Fig. 2
Fig. 2

Daratumumab binds to CD34+ cells but C1q does not. Daratumumab does not induce complement-dependent cytotoxicity of CD34+ cells in vitro. a CD34+ cells and the control cells were incubated with daratumumab and its binding was confirmed for < 1% of IM-9, 99% of Daudi, 96% of KG-1, and 40% of CD34+ cells; the isotype control bound to 5% of the CD34+ cells. This is a representative flow plot with controls as designated. b After incubation with complement-rich human serum, C1q binding was assessed. C1q was found on Daudi but was negligible on the other cells (mean ± SD). c When the density of CD38 is sufficient, the binding of daratumumab is also adequate for formation of the membrane attack complex by C1q, permitting CDC to occur [16]. As this graph depicts, daratumumab-mediated CDC occurs with Daudi and minimally with KG-1 but not with CD34+ or IM-9 cells (mean ± SD, n = 3)

Fig. 3
Fig. 3

CD59 is present on IM-9 and KG-1 cells but not on Daudi cells. With CD46 inhibition daratumumab does not cause CDC of KG-1 cells and with CD59 inhibition it does not impair the colony-forming capacity of CD34+ cells. a CD59 expression (blue) is high on IM-9 and KG-1 cells but not on Daudi cells. b When the BRIC229 antibody that inhibits CD59 is used with KG-1 cells in daratumumab CDC, the level of PI positivity increases minimally (mean ± SD). c When the GB24 antibody that neutralizes CD46 is used, there is no increase in PI positivity as highlighted (box) for KG-1, a stand-in for CD34+ cells, or other cells in this representative plot

Fig. 4
Fig. 4

CD34-selected cells were incubated for several hours with daratumumab, BRIC229 or both and then plated in progenitor cell assays to assess their function. Pre-incubation did not diminish colony production compared to controls (mean ± SD)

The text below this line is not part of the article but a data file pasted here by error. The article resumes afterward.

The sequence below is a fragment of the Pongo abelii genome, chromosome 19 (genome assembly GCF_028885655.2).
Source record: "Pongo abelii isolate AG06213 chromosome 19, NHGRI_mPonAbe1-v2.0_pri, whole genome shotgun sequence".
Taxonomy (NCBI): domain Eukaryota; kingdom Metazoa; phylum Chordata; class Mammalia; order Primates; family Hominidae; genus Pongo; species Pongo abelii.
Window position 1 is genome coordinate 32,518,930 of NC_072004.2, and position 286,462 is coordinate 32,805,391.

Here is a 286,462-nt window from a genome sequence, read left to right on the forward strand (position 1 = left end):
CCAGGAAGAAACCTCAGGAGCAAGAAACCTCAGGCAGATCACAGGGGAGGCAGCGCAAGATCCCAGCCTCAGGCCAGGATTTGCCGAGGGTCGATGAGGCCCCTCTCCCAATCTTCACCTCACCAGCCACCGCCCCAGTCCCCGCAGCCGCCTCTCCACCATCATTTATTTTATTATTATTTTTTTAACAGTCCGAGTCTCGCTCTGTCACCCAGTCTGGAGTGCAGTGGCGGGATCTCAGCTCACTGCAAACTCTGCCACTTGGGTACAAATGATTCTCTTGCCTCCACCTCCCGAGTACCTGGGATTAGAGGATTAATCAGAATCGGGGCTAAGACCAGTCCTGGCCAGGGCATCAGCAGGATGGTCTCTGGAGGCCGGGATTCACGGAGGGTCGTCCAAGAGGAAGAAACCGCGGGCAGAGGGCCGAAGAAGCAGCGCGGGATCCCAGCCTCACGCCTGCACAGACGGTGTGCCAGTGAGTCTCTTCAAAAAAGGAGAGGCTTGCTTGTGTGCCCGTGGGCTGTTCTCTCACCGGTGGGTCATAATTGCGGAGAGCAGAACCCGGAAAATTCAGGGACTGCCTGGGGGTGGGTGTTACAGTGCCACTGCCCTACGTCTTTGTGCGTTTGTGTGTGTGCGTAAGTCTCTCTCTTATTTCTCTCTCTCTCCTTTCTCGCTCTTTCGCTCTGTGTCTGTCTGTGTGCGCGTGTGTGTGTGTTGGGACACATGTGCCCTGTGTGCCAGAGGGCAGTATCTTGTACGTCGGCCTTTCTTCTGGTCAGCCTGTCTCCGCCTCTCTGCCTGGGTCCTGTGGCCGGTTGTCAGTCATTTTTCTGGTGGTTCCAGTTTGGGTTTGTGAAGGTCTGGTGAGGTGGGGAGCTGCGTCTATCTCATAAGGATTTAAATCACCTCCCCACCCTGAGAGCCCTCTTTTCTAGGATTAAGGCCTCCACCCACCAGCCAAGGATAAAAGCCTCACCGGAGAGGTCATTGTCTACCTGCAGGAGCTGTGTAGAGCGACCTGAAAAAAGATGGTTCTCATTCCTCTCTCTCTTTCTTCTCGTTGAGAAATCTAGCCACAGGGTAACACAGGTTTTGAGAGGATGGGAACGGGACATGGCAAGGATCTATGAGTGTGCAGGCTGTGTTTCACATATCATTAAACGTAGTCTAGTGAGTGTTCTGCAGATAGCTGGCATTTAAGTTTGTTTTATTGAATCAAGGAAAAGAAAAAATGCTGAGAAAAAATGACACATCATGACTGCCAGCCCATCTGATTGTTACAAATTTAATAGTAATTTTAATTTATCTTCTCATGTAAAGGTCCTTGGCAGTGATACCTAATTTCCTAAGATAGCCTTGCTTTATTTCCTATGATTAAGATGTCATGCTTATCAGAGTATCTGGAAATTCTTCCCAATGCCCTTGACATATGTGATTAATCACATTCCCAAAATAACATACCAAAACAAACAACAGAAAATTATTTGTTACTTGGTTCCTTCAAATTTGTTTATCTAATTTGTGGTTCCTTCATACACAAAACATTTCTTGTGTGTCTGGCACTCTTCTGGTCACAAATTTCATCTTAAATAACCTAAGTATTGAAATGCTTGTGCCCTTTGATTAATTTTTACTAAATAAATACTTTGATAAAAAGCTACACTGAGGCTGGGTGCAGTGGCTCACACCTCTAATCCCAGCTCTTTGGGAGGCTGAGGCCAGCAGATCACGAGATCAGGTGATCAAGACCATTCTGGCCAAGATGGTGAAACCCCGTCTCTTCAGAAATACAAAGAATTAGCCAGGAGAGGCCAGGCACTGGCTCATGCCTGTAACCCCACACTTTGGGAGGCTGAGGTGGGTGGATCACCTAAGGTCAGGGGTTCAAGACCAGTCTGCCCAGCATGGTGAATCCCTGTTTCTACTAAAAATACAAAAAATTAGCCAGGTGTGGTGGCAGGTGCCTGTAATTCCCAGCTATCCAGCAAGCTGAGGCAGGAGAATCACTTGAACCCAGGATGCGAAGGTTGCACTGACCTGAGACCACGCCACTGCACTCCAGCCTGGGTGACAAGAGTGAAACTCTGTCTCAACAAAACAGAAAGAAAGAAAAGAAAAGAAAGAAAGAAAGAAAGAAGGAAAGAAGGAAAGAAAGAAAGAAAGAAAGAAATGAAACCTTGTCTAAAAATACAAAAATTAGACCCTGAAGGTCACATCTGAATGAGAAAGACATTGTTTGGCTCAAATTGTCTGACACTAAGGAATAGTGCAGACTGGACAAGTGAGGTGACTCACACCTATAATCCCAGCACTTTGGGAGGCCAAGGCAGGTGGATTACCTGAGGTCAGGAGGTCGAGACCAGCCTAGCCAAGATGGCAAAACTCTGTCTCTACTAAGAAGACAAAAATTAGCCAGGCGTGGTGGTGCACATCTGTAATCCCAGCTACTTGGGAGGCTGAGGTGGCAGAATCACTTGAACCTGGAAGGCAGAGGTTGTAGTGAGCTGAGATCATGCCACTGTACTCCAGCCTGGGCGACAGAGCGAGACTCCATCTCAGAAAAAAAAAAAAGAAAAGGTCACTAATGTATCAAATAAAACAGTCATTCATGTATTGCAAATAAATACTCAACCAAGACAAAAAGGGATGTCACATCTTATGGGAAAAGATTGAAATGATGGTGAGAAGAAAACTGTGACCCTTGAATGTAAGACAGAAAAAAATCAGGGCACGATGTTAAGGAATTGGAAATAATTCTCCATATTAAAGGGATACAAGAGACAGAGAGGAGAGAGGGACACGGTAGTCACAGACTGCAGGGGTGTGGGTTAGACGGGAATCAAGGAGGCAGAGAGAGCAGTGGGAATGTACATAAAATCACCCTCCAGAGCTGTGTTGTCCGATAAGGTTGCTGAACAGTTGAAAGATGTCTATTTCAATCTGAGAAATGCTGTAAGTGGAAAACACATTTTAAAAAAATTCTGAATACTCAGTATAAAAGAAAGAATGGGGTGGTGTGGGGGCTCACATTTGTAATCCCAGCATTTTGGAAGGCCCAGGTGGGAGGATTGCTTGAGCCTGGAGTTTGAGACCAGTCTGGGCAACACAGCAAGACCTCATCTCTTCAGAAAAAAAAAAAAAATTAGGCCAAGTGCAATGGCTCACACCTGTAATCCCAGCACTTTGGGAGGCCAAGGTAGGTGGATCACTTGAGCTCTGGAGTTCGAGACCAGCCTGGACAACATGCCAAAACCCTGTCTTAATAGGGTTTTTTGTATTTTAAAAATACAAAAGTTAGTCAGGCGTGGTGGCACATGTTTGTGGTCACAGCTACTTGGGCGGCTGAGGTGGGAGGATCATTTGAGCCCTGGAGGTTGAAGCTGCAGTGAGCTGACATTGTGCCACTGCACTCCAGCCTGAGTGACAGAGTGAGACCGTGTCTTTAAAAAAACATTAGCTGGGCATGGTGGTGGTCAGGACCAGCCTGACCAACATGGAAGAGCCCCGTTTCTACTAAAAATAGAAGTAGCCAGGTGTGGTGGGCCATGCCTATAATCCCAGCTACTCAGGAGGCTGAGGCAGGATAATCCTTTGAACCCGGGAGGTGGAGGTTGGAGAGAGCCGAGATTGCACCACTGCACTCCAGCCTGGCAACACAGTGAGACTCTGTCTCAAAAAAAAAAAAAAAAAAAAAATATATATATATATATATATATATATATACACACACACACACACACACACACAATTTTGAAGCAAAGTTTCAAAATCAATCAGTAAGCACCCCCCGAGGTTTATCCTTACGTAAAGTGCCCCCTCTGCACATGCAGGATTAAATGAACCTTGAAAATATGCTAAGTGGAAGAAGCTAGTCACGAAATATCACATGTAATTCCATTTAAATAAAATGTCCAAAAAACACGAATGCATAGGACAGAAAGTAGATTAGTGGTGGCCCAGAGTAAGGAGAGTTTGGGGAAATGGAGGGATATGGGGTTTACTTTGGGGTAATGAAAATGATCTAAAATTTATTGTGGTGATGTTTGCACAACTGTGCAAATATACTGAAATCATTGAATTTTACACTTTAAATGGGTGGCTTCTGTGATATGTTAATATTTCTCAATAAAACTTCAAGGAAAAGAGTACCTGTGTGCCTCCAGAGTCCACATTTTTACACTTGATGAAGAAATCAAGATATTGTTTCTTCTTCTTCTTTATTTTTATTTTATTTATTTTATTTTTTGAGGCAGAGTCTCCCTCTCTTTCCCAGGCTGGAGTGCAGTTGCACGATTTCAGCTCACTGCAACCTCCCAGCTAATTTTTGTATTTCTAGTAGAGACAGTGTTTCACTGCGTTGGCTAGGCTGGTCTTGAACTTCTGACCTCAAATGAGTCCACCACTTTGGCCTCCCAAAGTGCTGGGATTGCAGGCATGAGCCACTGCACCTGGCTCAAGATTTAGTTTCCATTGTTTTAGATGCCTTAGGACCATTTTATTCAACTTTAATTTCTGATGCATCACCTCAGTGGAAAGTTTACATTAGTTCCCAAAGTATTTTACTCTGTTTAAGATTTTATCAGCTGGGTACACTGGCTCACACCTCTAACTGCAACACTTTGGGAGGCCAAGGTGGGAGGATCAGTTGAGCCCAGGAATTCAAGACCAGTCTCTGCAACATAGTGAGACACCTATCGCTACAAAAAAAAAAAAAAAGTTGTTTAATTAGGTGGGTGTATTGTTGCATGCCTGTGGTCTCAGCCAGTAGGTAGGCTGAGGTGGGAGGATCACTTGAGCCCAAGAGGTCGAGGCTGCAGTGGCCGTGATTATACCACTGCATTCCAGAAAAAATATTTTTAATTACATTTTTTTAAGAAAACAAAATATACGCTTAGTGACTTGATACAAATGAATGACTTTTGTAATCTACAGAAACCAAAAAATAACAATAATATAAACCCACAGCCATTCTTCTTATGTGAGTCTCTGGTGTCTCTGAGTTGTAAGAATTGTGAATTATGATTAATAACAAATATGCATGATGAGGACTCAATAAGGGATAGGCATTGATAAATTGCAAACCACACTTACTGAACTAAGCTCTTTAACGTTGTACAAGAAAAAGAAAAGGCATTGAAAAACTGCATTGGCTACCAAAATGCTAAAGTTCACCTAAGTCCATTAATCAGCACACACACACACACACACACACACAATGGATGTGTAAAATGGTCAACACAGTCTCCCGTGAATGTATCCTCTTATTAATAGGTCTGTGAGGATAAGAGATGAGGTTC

Fig. 5
Fig. 5

Daratumumab does not impair colony production by thawed or fresh mobilized CD34+ progenitor cells or cause apoptosis of CD34+ cells in vitro. a Cryopreserved thawed unselected mobilized human blood progenitor cells were plated at a concentration of 5 × 104 cells/mL of semisolid medium with daratumumab or isotype control at 500 and 1000 ng/mL, and colonies were counted on day 14 (mean ± SD). There was no decrease in CFU-GM or BFU-E with daratumumab. b Fresh unselected mobilized peripheral blood progenitor cells were plated in semisolid medium containing daratumumab or isotype control (100 ng/mL) at 5 × 104 cells/mL and no difference was seen in colony counts (mean ± SD). c CD34-selected cells were incubated in complement-rich human serum with no antibody, daratumumab or isotype control at 500 ng/mL for 1 h and then plated directly in semisolid medium at 500 cells/mL. There were no significant decreases in colonies with daratumumab compared to isotype control (mean ± SD). d CD34-selected cells were incubated in complement-rich human serum with no antibody, daratumumab or isotype control in increasing amounts and then assessed for evidence of caspase 3/7 activity (RLU, relative light units) (n = 6) (mean ± SD). There was no evidence of caspase 3/7 activity at any concentration of daratumumab used

CD38 molecules on CD34+ cells